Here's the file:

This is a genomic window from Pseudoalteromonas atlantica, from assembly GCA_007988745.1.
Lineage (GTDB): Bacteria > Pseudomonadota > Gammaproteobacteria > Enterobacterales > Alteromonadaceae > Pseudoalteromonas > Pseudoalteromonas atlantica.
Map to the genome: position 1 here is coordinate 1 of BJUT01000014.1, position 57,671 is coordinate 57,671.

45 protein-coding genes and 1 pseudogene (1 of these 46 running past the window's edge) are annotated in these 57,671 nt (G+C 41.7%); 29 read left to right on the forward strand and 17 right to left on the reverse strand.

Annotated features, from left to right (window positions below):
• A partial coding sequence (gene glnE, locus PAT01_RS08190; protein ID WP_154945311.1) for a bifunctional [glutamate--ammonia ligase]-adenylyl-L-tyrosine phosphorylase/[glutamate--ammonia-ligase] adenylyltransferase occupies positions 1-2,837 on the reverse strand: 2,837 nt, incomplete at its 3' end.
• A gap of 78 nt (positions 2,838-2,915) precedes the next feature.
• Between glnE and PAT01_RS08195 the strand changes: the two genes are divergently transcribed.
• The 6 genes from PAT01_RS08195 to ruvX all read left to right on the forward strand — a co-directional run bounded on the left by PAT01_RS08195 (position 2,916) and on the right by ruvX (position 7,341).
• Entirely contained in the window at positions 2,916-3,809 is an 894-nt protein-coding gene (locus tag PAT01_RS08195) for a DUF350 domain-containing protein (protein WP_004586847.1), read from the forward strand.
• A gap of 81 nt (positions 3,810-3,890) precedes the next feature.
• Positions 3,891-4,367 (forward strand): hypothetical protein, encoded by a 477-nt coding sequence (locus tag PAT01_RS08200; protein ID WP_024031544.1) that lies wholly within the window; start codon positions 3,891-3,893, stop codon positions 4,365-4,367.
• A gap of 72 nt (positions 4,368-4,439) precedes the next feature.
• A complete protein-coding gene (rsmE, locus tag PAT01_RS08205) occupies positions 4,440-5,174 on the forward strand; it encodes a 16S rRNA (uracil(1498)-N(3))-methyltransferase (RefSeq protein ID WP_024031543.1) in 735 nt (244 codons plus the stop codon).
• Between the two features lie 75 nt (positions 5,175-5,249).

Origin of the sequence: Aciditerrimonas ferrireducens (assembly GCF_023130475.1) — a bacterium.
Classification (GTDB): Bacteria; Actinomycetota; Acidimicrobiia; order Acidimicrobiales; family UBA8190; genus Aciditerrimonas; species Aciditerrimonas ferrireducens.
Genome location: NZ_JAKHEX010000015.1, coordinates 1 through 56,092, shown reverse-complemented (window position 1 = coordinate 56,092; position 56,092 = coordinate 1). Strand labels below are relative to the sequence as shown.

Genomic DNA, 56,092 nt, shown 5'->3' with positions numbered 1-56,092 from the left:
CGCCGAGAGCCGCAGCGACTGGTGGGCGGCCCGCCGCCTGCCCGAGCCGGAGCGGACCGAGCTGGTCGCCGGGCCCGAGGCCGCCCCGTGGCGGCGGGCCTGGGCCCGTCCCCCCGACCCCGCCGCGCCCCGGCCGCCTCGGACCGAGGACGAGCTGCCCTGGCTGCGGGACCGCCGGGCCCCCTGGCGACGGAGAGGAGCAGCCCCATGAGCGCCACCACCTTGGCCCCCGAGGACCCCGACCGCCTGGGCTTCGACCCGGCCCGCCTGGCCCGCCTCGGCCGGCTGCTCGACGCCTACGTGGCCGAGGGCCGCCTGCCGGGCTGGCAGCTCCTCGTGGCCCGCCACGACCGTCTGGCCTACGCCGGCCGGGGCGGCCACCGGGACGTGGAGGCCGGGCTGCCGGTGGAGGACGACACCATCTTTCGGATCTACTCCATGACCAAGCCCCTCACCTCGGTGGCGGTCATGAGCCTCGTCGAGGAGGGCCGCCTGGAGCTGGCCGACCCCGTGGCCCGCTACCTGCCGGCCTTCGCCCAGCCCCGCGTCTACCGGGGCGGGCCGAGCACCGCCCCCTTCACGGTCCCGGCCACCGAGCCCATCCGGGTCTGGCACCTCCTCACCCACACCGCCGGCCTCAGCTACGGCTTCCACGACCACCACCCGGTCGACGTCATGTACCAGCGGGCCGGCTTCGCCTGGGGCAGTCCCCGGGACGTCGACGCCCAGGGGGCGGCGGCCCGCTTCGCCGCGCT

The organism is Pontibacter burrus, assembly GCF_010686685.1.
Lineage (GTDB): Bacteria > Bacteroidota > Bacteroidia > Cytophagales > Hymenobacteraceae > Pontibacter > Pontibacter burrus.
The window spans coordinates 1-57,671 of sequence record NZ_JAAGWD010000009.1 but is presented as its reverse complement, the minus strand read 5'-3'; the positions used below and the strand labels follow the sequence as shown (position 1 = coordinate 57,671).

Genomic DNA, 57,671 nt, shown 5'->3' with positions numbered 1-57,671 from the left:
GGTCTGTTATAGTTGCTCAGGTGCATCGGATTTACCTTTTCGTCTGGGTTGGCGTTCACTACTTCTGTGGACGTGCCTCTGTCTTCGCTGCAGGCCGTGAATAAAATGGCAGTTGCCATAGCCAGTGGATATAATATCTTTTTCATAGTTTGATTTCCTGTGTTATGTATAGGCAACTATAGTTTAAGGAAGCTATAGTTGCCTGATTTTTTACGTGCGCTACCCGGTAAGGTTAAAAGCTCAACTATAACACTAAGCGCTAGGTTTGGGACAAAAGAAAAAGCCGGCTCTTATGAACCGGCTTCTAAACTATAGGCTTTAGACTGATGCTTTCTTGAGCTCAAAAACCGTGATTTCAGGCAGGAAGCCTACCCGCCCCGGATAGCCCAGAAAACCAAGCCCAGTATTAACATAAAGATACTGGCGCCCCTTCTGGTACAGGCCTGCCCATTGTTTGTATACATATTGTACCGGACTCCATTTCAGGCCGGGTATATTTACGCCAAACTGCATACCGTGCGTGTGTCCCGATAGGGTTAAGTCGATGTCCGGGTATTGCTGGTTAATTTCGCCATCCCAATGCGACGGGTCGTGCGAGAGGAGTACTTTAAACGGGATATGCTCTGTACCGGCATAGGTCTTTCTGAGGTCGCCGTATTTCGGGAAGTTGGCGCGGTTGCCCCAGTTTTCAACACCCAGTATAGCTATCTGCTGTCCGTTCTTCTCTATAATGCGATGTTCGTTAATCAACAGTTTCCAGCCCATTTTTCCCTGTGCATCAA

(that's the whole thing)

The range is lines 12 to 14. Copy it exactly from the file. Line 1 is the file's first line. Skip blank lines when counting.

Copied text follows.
• Positions 3,891-4,367 (forward strand): hypothetical protein, encoded by a 477-nt coding sequence (locus tag PAT01_RS08200; protein ID WP_024031544.1) that lies wholly within the window; start codon positions 3,891-3,893, stop codon positions 4,365-4,367.
• A gap of 72 nt (positions 4,368-4,439) precedes the next feature.
• A complete protein-coding gene (rsmE, locus tag PAT01_RS08205) occupies positions 4,440-5,174 on the forward strand; it encodes a 16S rRNA (uracil(1498)-N(3))-methyltransferase (RefSeq protein ID WP_024031543.1) in 735 nt (244 codons plus the stop codon).